Herrschaft - Architects Of The Humanicide
Self Financed
Industrial Metal
5 songs (22:33)
Release year: 2006
Reviewed by Kayla

Despite the decidedly German-sounding moniker, Herrschaft is a four-man industrial metal project hailing from Paris, France. Their brand of metal is far more evocative of the inhuman city than the ice-bound woods at midnight or gore-soaked Satanic Mass; for the most part it falls so far to the industrial side that the word “metal” is almost a misnomer. On their five-song EP Architects Of The Humanicide, only two are really built on a solid base of guitar leads and riffs, and while the drumming is fairly prominent throughout, the focus is more on providing a beat for the synth melodies to build off of than showcasing anything resembling a fill. However, if your tastes run to the electronic, especially in the vein of Front Line Assembly, Herrschaft turn in a fairly good effort.

The industrial elements of Architects Of The Humanicide are brought to the fore immediately; the first track, Rise To Humanicide, is the most purely industrial, with nary a riff to be found. Rather, it’s a quiet, atmospheric introduction that starts off gentle but quickly builds to a more sinister crescendo. The rest of the album is almost as heavy on the melody as Rise To Humanicide, although the intensity gets cranked up even on the slower, more industrial tracks.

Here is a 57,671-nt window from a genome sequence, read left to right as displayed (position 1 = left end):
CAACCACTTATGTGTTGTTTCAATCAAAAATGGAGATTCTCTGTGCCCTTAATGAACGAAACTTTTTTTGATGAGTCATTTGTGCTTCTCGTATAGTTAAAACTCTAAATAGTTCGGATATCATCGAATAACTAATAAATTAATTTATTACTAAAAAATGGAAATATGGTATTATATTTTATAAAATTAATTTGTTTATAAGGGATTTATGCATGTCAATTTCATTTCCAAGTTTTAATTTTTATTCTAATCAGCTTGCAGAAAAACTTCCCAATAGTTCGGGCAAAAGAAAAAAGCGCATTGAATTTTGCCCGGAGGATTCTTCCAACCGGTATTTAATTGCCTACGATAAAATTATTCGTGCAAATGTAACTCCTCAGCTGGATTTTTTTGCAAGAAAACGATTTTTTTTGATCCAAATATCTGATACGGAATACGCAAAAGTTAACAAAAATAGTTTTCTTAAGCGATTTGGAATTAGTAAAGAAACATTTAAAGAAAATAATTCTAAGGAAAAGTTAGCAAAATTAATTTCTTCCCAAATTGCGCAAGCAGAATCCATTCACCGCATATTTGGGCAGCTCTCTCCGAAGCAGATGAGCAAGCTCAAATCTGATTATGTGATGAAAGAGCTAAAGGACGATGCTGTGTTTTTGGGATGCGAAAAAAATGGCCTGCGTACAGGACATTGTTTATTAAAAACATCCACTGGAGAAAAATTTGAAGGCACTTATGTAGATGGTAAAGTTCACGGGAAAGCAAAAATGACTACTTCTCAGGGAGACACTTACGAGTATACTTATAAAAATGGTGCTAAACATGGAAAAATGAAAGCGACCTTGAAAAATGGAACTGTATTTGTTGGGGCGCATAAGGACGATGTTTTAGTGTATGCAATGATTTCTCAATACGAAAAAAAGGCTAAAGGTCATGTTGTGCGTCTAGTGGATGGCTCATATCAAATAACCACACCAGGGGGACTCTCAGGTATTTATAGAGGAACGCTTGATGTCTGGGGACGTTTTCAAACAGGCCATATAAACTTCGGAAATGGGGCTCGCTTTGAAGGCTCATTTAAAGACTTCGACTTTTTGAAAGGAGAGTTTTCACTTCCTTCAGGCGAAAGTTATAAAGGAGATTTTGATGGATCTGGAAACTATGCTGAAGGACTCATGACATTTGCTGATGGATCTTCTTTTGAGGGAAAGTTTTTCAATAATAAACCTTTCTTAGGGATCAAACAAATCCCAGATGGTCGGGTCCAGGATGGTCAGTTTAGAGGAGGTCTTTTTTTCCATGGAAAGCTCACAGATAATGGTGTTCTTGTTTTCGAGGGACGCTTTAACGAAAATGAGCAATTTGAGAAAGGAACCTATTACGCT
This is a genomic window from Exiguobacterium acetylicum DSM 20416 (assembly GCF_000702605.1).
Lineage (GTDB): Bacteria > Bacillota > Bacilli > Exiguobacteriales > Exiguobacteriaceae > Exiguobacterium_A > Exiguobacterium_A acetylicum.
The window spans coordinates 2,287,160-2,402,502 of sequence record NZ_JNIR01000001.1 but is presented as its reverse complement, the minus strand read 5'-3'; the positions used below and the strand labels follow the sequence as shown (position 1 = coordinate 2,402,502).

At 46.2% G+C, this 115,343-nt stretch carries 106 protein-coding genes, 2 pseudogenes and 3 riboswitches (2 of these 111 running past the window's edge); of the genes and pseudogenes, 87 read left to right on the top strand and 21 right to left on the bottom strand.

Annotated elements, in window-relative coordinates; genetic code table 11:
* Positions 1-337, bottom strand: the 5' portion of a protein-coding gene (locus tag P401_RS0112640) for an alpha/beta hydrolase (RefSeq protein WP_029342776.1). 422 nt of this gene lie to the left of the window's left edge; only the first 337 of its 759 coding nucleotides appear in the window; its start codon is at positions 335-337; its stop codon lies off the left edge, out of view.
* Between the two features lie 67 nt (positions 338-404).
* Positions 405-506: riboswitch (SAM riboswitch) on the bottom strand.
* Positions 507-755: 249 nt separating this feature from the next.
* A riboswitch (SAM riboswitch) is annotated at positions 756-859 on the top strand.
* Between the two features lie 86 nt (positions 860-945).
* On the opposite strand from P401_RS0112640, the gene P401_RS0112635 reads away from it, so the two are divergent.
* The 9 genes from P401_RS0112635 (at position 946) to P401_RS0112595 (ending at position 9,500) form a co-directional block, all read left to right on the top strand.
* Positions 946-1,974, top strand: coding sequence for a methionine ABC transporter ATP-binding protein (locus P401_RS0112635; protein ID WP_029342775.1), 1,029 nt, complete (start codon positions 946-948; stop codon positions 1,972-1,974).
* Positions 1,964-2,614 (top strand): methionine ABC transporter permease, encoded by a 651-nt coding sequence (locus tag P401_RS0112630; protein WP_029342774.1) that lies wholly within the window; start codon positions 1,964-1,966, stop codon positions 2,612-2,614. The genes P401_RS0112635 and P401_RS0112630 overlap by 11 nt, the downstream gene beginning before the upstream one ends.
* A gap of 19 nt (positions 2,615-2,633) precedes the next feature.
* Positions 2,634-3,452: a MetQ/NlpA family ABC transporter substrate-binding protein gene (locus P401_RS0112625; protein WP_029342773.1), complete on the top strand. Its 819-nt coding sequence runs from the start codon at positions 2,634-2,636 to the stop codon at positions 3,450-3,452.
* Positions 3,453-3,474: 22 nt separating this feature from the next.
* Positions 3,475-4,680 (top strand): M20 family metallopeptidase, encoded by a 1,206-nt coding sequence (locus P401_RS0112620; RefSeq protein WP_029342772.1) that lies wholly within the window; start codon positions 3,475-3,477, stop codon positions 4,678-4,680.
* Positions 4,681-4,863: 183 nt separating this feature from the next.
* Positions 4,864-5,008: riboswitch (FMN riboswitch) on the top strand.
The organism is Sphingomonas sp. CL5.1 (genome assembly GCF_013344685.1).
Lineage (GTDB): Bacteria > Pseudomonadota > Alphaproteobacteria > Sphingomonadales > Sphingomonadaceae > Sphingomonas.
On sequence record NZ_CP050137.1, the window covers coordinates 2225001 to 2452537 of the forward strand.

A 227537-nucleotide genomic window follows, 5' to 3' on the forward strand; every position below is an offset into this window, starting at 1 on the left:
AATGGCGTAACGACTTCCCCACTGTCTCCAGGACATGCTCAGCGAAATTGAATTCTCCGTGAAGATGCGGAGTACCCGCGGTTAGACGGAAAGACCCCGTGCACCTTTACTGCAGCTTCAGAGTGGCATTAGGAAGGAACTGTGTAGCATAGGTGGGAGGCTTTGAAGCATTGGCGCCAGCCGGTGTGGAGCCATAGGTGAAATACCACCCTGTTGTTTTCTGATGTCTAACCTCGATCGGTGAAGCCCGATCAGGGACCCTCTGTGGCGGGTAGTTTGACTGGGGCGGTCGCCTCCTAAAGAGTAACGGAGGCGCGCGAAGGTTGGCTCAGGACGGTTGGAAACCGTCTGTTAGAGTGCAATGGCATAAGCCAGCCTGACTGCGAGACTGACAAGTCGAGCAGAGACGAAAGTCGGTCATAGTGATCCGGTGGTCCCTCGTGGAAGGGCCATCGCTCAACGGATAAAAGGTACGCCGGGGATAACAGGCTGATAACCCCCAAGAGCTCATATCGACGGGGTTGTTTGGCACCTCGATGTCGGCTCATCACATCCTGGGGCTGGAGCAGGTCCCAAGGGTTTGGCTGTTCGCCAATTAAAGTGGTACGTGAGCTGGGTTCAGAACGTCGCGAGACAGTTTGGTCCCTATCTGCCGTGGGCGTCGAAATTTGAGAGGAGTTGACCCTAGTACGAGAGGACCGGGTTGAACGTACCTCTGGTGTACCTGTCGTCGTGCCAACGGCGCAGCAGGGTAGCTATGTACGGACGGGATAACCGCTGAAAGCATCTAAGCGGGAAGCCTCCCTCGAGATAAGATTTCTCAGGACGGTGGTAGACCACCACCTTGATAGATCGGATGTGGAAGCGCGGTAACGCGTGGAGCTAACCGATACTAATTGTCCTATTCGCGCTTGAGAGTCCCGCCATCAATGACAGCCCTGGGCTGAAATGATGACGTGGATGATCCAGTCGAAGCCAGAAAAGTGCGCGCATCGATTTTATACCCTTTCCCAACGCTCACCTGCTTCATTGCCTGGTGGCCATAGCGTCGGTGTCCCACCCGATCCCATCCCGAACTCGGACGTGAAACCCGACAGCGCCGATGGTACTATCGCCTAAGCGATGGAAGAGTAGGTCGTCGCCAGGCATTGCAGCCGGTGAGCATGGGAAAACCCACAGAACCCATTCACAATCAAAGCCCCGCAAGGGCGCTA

While those slower tracks comprise more than half the EP, what they lack in aggression they make up for in an intensity built from a multitude of well-blended layers. Haunting Torture, the most atmospheric track after the opening, sinks the fairly simple drumming and guitar work deep into at least two separate synth melodies, one based on a stringed sound and one on keys, and these apart from the purely electronic sounds that provide accent marks. The synth lines are both heavily processed to give them a tone that blends well with the inorganic sounds.

Two of the tracks, Apogee and Self Bondage, let the metal aspects come more to the fore, and crank up the tempo to complement. The riffing, like the drumming, is fairly simple. While the band describes itself as "electro-metal," the latter aspects are very sparse, and highly processed. The riffing itself is grooving and anonymous enough that it’s hard to really assign it a genre. However, it does fit well with the rest of the music, so in this case, the spareness and highly processed nature aren’t necessarily bad things. The riffs aren’t the focus of the music, and only add a bit of power to the more melodious industrial noise.

Vocalist M.X. delivers his lines in a powerful, smooth screech that wouldn’t sound out of place on a raw black metal album. His vocals are still highly processed, of course, but given that these guys aren’t trying to evoke the frozen woods, it’s not at all objectionable.

Anonymous riffs or not, Herrschaft have put together a decent EP. Their focus is clearly more on the industrial side of their music than the metal side, and thus it is in those sinister, electronic melodies that the real interest lies. If your tastes run to the electronic, Herrschaft is worth your time.

Killing Songs :
Apogee, Self Bondage
Kayla quoted 68 / 100
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